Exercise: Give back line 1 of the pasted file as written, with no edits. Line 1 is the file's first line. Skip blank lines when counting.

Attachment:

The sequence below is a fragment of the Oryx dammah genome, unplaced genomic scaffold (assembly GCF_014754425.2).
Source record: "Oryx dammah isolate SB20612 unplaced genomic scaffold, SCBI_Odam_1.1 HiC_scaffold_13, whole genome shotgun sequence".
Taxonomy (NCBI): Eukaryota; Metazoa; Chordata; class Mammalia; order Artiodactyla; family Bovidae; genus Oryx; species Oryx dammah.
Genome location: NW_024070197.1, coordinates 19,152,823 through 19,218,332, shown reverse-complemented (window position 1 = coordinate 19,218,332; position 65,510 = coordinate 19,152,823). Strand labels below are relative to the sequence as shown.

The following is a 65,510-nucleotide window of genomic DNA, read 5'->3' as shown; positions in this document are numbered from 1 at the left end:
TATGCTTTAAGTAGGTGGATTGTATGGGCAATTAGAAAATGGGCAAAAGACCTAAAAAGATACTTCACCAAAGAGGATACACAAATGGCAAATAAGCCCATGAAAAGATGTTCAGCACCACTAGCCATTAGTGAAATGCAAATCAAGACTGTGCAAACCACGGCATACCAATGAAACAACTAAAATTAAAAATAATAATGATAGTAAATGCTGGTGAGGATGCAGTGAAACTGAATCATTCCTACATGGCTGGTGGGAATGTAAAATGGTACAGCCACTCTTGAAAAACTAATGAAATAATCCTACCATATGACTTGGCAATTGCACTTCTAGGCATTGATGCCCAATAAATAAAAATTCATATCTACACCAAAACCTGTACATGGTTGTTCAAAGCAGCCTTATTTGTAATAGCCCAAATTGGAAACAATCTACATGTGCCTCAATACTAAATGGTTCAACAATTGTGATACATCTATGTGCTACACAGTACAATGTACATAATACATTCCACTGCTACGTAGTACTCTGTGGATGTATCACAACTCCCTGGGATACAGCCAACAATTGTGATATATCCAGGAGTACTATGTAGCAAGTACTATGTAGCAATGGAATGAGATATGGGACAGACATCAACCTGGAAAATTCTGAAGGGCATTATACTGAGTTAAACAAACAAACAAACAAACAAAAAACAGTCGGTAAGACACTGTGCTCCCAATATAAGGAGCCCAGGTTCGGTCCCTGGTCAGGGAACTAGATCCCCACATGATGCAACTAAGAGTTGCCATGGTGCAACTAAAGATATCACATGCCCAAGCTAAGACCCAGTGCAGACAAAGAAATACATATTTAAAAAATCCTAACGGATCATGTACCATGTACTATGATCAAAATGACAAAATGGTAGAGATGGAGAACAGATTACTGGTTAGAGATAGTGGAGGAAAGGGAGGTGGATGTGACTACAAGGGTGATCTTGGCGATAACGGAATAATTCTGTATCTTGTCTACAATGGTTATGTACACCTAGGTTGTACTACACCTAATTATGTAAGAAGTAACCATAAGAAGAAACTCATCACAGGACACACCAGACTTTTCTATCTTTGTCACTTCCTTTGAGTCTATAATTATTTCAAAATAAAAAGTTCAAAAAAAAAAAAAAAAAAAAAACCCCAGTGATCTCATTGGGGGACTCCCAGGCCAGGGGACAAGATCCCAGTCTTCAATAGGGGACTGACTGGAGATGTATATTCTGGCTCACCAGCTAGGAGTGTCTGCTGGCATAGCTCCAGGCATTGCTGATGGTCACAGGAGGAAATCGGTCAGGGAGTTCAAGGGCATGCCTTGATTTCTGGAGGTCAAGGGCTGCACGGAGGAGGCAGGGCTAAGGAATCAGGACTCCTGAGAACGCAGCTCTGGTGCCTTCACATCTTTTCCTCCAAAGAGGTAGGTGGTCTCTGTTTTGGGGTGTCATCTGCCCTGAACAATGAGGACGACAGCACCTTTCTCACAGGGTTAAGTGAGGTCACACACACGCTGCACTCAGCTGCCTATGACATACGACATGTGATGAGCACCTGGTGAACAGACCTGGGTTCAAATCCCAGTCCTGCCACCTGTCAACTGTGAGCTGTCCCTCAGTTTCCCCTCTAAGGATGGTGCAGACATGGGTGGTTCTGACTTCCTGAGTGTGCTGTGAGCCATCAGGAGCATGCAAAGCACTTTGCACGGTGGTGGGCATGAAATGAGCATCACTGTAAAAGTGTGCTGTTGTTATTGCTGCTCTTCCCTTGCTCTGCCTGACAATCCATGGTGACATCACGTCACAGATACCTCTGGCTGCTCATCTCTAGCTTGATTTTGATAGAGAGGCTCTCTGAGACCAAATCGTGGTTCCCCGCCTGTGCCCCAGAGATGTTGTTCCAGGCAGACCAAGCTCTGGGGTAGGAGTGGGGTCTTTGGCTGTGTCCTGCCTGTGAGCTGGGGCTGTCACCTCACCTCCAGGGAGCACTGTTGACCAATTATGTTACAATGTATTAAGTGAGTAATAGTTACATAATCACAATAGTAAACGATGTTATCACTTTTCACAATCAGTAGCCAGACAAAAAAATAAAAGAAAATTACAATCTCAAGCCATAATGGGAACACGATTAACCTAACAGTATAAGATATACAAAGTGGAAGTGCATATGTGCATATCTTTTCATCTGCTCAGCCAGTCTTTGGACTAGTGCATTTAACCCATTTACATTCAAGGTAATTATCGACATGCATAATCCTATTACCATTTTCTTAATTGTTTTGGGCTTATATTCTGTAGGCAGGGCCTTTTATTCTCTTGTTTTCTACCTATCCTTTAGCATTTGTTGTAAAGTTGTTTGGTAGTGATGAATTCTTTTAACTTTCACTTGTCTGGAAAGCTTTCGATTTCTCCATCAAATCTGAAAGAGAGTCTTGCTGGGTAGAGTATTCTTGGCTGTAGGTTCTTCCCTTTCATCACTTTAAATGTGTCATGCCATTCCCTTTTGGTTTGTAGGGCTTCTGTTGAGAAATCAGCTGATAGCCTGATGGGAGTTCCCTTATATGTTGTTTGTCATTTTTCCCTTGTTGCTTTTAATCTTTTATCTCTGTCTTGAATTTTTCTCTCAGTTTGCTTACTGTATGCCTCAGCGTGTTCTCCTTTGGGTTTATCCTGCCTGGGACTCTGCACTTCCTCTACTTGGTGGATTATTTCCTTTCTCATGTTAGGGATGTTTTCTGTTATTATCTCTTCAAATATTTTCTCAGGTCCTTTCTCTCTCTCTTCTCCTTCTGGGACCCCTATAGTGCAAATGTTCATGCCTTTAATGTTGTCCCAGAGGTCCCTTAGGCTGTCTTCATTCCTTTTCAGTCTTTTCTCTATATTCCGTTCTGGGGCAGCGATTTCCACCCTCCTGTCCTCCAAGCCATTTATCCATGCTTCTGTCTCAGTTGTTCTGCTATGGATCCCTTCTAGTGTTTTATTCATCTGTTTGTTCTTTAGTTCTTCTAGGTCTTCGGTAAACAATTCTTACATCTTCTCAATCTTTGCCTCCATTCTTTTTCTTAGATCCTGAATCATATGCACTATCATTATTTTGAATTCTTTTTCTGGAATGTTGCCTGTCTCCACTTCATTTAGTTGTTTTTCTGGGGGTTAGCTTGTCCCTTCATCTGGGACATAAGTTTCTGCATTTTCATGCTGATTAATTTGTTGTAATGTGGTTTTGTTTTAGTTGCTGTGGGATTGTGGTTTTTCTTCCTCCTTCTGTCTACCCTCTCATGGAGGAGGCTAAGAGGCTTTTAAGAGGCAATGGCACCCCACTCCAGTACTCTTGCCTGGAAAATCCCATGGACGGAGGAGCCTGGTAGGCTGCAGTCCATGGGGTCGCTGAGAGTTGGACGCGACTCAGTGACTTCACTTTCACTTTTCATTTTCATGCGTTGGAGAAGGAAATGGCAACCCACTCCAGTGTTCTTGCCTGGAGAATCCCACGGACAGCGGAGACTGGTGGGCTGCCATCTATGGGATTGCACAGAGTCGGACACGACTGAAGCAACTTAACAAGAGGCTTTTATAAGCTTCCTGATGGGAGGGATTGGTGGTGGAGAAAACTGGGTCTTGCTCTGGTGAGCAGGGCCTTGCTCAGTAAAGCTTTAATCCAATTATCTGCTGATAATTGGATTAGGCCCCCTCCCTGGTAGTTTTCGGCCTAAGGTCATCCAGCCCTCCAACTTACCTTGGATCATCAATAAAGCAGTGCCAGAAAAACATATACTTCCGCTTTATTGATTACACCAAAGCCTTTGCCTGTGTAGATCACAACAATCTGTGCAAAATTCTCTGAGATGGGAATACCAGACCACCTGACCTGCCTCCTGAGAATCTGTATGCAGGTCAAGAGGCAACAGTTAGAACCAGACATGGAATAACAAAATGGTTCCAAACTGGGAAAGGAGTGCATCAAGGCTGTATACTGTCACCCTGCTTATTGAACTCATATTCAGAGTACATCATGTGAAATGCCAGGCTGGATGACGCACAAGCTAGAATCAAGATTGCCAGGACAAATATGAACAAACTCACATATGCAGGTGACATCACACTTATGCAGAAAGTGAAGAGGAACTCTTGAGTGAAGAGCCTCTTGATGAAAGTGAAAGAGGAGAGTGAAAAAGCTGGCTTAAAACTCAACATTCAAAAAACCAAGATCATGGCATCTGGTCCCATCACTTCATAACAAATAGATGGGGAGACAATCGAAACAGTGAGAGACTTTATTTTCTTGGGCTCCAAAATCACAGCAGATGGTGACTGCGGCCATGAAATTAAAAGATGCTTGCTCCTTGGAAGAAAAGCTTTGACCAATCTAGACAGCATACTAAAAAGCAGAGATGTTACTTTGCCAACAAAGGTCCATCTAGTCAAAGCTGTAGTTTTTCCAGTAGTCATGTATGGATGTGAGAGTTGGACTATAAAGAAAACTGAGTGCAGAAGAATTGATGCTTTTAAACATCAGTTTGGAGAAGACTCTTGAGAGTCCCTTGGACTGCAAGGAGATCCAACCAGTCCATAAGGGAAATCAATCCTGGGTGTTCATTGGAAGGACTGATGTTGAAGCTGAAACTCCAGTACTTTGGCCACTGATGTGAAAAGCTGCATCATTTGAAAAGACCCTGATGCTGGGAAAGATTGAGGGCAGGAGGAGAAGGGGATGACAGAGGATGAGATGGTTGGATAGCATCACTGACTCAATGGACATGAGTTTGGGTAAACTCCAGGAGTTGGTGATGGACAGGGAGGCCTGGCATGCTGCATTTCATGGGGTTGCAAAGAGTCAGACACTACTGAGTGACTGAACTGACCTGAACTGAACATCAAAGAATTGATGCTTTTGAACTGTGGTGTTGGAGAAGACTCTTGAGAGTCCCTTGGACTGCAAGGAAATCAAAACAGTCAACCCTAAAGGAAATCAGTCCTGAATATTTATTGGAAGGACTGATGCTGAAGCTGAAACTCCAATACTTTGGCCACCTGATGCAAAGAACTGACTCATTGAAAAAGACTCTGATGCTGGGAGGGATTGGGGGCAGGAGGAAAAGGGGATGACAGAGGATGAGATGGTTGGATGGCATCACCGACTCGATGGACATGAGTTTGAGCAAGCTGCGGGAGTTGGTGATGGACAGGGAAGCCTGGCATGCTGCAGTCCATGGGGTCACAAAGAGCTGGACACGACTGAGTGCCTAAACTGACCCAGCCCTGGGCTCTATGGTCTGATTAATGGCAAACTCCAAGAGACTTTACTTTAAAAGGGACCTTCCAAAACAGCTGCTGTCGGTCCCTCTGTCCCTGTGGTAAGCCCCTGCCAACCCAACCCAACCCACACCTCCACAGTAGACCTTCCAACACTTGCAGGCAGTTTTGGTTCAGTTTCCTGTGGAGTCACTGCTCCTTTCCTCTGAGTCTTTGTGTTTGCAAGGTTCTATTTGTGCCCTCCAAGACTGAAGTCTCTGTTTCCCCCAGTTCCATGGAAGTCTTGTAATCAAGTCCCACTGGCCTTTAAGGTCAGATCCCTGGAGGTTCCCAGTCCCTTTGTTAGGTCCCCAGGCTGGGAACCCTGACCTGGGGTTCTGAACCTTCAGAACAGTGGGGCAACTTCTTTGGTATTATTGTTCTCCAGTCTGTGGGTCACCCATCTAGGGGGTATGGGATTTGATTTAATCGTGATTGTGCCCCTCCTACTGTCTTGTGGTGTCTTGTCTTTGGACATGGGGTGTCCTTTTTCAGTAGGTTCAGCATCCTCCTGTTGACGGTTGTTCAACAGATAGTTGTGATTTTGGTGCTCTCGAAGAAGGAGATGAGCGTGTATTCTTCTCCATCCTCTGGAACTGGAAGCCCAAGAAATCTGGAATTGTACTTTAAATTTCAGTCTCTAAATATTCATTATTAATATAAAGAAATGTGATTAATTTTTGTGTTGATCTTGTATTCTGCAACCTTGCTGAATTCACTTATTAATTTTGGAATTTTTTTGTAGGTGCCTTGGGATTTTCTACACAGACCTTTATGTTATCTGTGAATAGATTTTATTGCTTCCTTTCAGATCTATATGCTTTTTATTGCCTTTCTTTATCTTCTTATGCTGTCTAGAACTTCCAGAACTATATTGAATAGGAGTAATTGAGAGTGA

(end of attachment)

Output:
The sequence below is a fragment of the Oryx dammah genome, unplaced genomic scaffold (assembly GCF_014754425.2).